Ten Moves That Will Skyrocket Your Net Worth

by Guest Writer - Published July 21, 2017

skyrocket your wealth

[My man ESI makes a return today to share his tips on what to REALLY focus on in order to grow our wealth exponentially. You might remember him from his previous post that went viral on the 10 things he didn’t expect in early retirement, which he’s still very much in and still very much enjoying :) Thanks for taking the time, good sir!]

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We all have money tips coming out our ears. Do this. Don’t do that. Do this or that. And on and on… The advice seems endless. So much so that if you try to follow them all you’d end up with no time to actually live your life.

At the same time, all money tips are not created equal. While many are valuable, there are some that are exponentially better. These are the tips that will make you wealthy.

So let’s get to the good stuff and cast the rest aside for now. Based on the experience of managing my own money — allowing me to accumulate a few million dollars and retire at 52 — here are my recommended ten big financial moves that will propel your wealth skyward!

#1. Get an advanced education in a valuable field

College degrees can add significant wealth. There’s no debate that (on average) the more education you have, the more you’ll earn and the less likely you are to be unemployed.

And if you can keep debt low while getting the degree (and there are reliable ways of doing this), then it’s almost guaranteed that getting a college degree is a good deal.

Even better is getting a degree in the right field. It’s well-known that certain careers pay more than others. Pick one that is closer to the top than the bottom and you’re finances will thank you for it.

Consider this finding:

College graduates earn $1 million more than high school graduates over their lifetime, and the income gap between the highest-paid college majors and the lowest-paid is more than $3 million dollars.

To make even more, get an advanced degree in a high-paying field. This is where the big money can kick in.

I got an MBA by spending a grand total of $5k for six years of college (because I was willing to work during school and got good grades). My MBA was worth an extra $1 million to $2 million, even though I only worked until I was 52. If I had stayed employed into my sixties you could take on a few more million.

Of course, you have to factor in abilities and interests when picking a career. But most people have at least a handful of fields that would work for them. If they select one which pays a bit more, they will be making a solid financial decision which can help them become quite wealthy over time.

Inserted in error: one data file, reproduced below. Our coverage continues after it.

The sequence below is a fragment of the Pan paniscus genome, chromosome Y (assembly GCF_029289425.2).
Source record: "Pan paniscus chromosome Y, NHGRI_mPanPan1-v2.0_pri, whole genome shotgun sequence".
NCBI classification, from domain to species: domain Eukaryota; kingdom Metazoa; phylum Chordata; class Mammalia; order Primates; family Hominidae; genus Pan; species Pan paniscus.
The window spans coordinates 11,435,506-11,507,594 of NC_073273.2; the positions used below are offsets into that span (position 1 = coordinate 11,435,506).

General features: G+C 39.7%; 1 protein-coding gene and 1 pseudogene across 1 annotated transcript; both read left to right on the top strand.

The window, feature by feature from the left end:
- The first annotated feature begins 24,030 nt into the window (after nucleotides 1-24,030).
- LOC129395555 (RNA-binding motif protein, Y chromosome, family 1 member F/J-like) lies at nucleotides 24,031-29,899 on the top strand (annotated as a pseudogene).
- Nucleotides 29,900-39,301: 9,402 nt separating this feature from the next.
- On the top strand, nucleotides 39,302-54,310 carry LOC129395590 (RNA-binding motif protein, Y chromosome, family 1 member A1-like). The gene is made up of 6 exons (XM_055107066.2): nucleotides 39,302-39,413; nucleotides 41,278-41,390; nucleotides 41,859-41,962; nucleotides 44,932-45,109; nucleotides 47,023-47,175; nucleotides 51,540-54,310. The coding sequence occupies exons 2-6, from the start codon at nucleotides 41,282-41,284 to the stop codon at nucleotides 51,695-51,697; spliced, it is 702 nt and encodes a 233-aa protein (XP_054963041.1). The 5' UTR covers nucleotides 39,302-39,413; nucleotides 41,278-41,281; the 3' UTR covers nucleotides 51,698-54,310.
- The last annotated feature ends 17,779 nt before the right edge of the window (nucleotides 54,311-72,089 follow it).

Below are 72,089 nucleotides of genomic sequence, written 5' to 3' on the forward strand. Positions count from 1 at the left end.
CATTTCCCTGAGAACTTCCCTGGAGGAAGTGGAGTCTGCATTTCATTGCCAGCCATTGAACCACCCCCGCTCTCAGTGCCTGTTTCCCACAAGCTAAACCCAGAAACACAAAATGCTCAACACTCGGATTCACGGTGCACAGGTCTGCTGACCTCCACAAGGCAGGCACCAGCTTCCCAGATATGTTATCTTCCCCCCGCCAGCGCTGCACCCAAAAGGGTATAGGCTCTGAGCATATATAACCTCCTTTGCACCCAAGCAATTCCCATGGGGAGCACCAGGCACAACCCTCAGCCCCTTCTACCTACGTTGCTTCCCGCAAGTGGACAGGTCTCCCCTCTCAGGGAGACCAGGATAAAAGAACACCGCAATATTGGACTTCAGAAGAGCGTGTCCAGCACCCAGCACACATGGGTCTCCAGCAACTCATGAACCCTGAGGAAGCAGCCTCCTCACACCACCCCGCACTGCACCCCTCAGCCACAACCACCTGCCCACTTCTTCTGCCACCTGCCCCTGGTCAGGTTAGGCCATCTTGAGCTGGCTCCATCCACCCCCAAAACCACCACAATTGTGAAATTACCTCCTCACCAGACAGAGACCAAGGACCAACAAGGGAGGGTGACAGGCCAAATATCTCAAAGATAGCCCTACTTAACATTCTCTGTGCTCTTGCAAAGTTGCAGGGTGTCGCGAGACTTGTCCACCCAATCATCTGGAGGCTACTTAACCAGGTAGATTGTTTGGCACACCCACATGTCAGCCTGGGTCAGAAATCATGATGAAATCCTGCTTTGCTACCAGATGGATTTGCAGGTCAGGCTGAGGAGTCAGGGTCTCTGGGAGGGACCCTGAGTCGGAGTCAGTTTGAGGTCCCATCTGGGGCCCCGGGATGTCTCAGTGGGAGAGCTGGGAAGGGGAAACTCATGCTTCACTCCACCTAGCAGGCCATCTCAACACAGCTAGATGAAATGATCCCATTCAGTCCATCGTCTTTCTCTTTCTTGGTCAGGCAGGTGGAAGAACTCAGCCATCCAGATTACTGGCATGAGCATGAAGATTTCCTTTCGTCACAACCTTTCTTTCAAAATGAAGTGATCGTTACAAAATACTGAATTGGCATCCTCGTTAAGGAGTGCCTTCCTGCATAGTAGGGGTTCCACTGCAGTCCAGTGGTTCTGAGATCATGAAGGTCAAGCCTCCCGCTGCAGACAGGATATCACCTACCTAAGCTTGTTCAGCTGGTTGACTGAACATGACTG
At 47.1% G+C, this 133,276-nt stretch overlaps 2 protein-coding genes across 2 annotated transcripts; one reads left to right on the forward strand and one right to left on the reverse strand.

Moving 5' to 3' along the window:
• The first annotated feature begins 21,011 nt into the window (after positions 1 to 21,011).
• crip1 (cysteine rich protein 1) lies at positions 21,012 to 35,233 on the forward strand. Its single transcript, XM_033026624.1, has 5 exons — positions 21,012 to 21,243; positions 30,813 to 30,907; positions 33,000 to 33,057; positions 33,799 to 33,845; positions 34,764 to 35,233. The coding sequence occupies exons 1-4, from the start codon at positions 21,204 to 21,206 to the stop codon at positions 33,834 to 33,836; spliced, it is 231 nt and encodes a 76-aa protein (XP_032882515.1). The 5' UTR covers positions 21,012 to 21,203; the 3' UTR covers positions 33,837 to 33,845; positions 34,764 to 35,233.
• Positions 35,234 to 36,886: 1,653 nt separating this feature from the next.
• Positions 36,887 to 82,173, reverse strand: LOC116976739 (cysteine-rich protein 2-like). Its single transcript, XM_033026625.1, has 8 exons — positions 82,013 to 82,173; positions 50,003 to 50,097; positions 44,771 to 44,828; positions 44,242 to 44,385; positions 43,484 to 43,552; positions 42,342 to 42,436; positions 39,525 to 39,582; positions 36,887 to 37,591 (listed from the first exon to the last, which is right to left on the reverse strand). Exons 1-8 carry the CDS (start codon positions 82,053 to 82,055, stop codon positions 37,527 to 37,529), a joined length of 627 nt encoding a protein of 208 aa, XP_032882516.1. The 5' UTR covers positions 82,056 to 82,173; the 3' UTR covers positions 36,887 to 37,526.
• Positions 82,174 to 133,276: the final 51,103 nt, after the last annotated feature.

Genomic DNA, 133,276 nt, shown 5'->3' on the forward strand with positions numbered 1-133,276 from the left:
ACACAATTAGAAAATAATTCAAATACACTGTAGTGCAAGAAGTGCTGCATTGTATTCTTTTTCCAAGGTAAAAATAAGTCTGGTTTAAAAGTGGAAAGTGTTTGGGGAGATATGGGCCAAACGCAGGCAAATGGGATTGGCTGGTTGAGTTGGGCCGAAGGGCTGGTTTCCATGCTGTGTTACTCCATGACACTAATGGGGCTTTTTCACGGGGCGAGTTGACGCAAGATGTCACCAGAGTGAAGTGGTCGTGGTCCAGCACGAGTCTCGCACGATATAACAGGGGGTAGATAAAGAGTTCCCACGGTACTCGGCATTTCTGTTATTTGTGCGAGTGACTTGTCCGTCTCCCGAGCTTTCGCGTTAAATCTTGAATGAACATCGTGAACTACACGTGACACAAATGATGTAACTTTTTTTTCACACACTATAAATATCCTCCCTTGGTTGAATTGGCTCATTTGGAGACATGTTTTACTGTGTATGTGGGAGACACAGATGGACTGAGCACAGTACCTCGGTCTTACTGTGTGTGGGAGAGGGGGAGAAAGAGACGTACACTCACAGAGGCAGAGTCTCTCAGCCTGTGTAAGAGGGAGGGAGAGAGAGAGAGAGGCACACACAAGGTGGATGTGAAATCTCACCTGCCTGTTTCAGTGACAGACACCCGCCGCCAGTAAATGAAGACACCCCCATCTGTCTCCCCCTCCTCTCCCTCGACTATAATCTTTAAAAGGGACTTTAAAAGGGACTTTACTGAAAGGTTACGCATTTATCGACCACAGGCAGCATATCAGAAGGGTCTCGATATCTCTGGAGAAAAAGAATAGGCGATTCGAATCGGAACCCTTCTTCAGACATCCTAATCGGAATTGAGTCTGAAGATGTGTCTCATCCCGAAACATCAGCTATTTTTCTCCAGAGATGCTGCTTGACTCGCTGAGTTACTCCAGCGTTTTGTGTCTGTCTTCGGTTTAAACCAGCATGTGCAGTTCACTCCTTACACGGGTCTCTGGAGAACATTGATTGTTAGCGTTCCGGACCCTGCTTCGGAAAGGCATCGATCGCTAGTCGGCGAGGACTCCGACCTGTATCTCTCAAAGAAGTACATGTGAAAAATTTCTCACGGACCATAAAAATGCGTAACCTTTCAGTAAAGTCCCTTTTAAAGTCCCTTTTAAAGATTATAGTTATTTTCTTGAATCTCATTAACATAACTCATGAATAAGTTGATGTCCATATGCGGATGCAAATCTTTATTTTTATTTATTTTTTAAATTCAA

#2. Focus on growing your career

Even if you don’t pick a vocation in the highest-earning field, your career is a multi-million dollar asset. If you don’t believe me, take a starting salary of $40k, add in 3% annual raises over 45 years, and look at the result. You’ll have earned $3.7 million.

Even better, you can manage your career to get those 3% average raises even higher. Doing so will help you earn millions more throughout your career.

Take the same numbers from above and instead of 3% raises use 8.16% raises. The difference is over $10 million!

Think it can’t be done? I averaged 8.16% increases for 28 years using seven steps that grow any career. Plus, it took me years to figure out the seven steps. You don’t have to go through that trouble, so you have the potential to do much better than I did.

Of course, 8.16% could be considered on the high side. So let’s go low. Let’s say you average 4% annual raises. That extra 1% will allow you to earn an extra $1.1 million more than what 3% raises would.

Any way you look at it, managing your career for income growth will have a huge impact on your finances.

#3. Control spending

No matter how much you make, you can spend it all. We don’t have to look far to find examples. It’s almost a cliche that high-income actors and sports stars go bankrupt. People who have made millions somehow spend it all and then some. As a result, they are often left with nothing (or less).

A bit closer to home, you can see this principle play out across our country.

The median American household annual income is $51,939. U.S. households median net worth is $80,039. This means that over a 40-year period at an 8% return rate, the average American is saving a paltry $310 a year. What are they doing with all the rest? They are spending it!

On the other hand, those who control their spending do much better.

Assume a family can save $5k per year (less than 10% of their income). In 40 years at 8% they will have a net worth of $1.3 million. See what even a little bit of saving can do over a lifetime?

And this doesn’t mean you have to save on EVERYTHING, just some things. Enjoy your life by spending on what you want here and there, just keep it in line so you have excess to save and invest. Even 10% will make you wealthy over time.

Personally, I wanted to do better than average and was able to save 36% of my income. Others have saved much more. If we can do it, so can you. (See: Proof You Can Live off 50% of Your Income)

There are two major areas to control spending: on the big things, and on the little things.

Big things like homes, cars, extravagant vacations, and the like can bust your budget in a single move. Little things like eating out for lunch regularly, smoking a pack of cigarettes daily, and, dare I say, drinking $5 cups of coffee several times a day don’t seem like much, but they can add up to big dollars over time.

#4. Eliminate debt

Debt is a financial killer, especially consumer debt. And yes, even “good debt” like a mortgage and student loan debt can be bad in many situations. Look no further than 2008 for housing debt and the current issues with student loan debt.